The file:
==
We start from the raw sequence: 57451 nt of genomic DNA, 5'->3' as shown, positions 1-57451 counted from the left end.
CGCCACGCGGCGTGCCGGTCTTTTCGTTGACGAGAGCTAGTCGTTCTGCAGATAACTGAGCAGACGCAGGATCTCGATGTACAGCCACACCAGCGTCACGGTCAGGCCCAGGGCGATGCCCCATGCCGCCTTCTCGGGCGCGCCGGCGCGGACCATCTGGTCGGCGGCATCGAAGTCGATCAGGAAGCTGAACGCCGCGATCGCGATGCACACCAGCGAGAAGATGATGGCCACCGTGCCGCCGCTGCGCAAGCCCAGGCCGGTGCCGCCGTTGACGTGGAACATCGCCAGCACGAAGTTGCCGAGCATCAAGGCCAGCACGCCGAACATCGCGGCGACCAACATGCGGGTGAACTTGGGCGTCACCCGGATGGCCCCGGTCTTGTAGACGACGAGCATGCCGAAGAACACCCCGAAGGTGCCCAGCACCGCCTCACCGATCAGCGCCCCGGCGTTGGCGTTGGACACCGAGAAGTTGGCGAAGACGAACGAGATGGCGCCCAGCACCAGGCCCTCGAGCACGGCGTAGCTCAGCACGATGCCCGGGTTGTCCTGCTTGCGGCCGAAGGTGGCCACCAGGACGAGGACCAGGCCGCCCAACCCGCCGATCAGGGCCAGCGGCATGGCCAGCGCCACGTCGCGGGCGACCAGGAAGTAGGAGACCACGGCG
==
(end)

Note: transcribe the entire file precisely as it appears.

We start from the raw sequence: 57451 nt of genomic DNA, 5'->3' as shown, positions 1-57451 counted from the left end.
CGCCACGCGGCGTGCCGGTCTTTTCGTTGACGAGAGCTAGTCGTTCTGCAGATAACTGAGCAGACGCAGGATCTCGATGTACAGCCACACCAGCGTCACGGTCAGGCCCAGGGCGATGCCCCATGCCGCCTTCTCGGGCGCGCCGGCGCGGACCATCTGGTCGGCGGCATCGAAGTCGATCAGGAAGCTGAACGCCGCGATCGCGATGCACACCAGCGAGAAGATGATGGCCACCGTGCCGCCGCTGCGCAAGCCCAGGCCGGTGCCGCCGTTGACGTGGAACATCGCCAGCACGAAGTTGCCGAGCATCAAGGCCAGCACGCCGAACATCGCGGCGACCAACATGCGGGTGAACTTGGGCGTCACCCGGATGGCCCCGGTCTTGTAGACGACGAGCATGCCGAAGAACACCCCGAAGGTGCCCAGCACCGCCTCACCGATCAGCGCCCCGGCGTTGGCGTTGGACACCGAGAAGTTGGCGAAGACGAACGAGATGGCGCCCAGCACCAGGCCCTCGAGCACGGCGTAGCTCAGCACGATGCCCGGGTTGTCCTGCTTGCGGCCGAAGGTGGCCACCAGGACGAGGACCAGGCCGCCCAACCCGCCGATCAGGGCCAGCGGCATGGCCAGCGCCACGTCGCGGGCGACCAGGAAGTAGGAGACCACGGCG